The COVAX initiative was launched in April of last year to ensure rapid and equitable distribution of Coronavirus vaccines to rich and poor countries alike and vaccination of high-risk groups.
Led by the World Health Organization and many other international health groups, 190 countries have joined since then, but the United States rejected it, in part because former President Donald Trump did not want to work with the WHO.
The first round of distribution includes 336 million doses of AstraZeneca-Oxford vaccine – 240 million produced by the Serum Institute in India and 96 million by AstraZeneca – as well as 1.2 million doses of the Pfizer-BioNTech vaccine.
But the document said that the plan is “non-binding and may be subject to change,” with the actual distribution and distribution being based on a series of warnings, from the approval of the World Health Organization for emergency use to the readiness of countries to receive vaccines and administer them.
Dale Fischer, an infectious disease specialist at the National University of Singapore, said the tentative outlook will allow countries to initiate their own immunization strategies, including storage, distribution, databases and how to address vaccine frequency.
“If they know that some doses will come in the next month or two, it is time to start preparing everything,” he said.
Currently, both vaccines in the COVAX initiative require two doses to provide complete immunity. Pfizer-BioNTech vaccine should be stored at minus 75 degrees Celsius, or minus 103 degrees Fahrenheit. In comparison, AstraZeneca-Oxford vaccine can be kept at refrigerator temperatures of 2 ° C to 8 ° C (36 ° F to 46 ° F) for at least six months, which makes transportation and distribution much easier, especially in developing countries that lack cold storage capacity. .
But the Pfizer-BioNTech vaccine is the only one to date to have received WHO approval for emergency use. The AstraZeneca-Oxford vaccine is currently being evaluated.
Delivery of the AstraZeneca-Oxford vaccine is expected to start in late February, if all requirements are met, according to the allocation plan.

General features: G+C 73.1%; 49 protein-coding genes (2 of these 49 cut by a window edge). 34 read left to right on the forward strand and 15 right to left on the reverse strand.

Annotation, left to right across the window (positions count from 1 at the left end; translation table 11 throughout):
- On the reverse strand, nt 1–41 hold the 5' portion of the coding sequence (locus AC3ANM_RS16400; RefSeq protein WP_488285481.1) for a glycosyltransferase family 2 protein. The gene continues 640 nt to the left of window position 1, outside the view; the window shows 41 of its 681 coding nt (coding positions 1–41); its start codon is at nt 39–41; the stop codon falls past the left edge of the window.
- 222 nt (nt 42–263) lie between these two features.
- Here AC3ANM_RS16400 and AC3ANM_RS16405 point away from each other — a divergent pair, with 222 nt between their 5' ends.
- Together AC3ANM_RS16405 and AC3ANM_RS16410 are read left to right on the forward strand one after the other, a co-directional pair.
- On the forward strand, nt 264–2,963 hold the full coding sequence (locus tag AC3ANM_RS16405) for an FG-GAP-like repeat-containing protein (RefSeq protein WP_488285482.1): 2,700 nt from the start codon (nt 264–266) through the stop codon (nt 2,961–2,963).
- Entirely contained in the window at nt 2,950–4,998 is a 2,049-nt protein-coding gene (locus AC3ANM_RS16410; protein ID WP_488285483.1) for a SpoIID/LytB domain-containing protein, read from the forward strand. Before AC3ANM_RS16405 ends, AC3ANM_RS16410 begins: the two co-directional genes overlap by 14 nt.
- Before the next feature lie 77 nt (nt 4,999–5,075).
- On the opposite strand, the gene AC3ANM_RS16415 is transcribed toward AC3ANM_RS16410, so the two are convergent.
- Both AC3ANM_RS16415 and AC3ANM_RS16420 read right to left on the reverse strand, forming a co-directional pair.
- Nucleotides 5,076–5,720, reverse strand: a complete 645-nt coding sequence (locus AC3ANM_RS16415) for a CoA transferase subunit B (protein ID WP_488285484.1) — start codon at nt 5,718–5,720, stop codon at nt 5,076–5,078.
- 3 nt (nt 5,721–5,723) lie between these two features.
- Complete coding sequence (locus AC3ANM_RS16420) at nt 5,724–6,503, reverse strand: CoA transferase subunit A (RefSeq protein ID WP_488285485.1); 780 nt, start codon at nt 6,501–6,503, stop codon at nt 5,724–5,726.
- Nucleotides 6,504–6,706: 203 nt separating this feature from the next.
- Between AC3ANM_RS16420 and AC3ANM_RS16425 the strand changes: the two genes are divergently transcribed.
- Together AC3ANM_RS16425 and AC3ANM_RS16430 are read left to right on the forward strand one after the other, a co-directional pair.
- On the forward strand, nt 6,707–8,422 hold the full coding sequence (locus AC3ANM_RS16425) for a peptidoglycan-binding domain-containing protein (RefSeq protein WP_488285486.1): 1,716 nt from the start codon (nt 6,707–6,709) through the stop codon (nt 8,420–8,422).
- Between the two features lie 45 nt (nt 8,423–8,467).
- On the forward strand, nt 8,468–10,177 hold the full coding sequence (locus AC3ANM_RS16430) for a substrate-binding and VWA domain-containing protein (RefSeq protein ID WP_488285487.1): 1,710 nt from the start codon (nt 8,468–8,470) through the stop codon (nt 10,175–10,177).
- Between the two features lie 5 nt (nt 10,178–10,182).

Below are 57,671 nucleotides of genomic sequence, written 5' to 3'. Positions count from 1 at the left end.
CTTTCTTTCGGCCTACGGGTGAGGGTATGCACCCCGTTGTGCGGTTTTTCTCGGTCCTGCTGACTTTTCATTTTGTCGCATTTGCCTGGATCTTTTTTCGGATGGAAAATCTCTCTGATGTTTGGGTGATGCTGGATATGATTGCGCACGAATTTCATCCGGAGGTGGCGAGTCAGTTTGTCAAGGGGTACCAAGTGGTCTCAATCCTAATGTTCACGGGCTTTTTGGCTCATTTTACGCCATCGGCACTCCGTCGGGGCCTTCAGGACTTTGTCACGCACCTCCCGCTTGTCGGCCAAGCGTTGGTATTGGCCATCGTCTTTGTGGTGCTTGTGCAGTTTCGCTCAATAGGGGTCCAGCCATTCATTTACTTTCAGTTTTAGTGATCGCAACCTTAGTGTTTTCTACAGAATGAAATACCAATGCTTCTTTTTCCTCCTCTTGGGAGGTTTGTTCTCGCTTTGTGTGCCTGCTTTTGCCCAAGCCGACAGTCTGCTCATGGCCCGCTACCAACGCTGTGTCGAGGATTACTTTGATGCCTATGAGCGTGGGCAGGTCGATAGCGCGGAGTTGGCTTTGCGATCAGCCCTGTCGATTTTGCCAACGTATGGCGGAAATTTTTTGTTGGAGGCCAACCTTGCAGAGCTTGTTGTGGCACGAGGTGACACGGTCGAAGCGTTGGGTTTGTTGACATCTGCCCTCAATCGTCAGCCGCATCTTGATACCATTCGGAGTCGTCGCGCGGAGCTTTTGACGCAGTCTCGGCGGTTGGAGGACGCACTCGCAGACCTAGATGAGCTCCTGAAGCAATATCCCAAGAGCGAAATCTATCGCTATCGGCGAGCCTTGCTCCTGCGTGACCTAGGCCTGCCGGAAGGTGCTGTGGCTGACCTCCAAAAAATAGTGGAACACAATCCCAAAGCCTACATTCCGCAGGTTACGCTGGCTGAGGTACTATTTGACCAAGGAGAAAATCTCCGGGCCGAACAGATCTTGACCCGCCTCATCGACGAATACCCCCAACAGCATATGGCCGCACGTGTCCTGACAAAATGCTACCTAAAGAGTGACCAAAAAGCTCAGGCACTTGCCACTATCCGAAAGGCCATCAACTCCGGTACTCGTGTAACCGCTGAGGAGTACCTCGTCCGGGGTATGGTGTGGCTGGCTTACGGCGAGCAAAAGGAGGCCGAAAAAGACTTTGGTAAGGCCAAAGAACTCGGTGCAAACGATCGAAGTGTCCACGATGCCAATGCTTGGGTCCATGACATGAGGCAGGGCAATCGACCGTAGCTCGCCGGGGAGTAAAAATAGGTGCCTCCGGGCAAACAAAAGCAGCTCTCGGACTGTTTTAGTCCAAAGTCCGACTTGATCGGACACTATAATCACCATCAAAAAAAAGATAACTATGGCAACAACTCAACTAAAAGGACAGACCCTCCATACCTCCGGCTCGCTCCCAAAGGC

“We will soon be able to start offering life-saving vaccines globally, an outcome that we know is essential if we are to have any chance of beating this pandemic,” said Seth Berkeley, CEO of the GAVI Alliance, who believes. Vaccines for poor countries and with the World Health Organization, is one of the participants in the initiative.
North Korea is also on the list, due to receiving nearly 2 million doses of the AstraZeneca-Oxford vaccine. Pyongyang claims the country has not contracted a single case of Covid-19 – which experts say is likely untrue.
Some self-financed wealthy nations were also included in the initial distribution plan, such as South Korea, Canada, New Zealand and Singapore.
COVAX aims to deliver up to 2 billion doses of coronavirus vaccine to least developed countries by the end of this year, enough to vaccinate more than 20% of the population of its member states.
But there have long been questions about whether it can achieve this goal, due to challenges in obtaining adequate financing and supplies.
Given the unprecedented scale of the vaccine project, it is bound to face some setbacks, said Fisher, an expert at the National University of Singapore.
“I don’t think you would be surprised if there were some communication malfunctions, some expectations not being met, and a little competition and financing issues,” he said.
“Because it’s just a colossal measure of hundreds of millions – then billions – of doses trying to get to the arms of 8 billion people during a pandemic. It’s really complicated.”
Additional report from Reuters.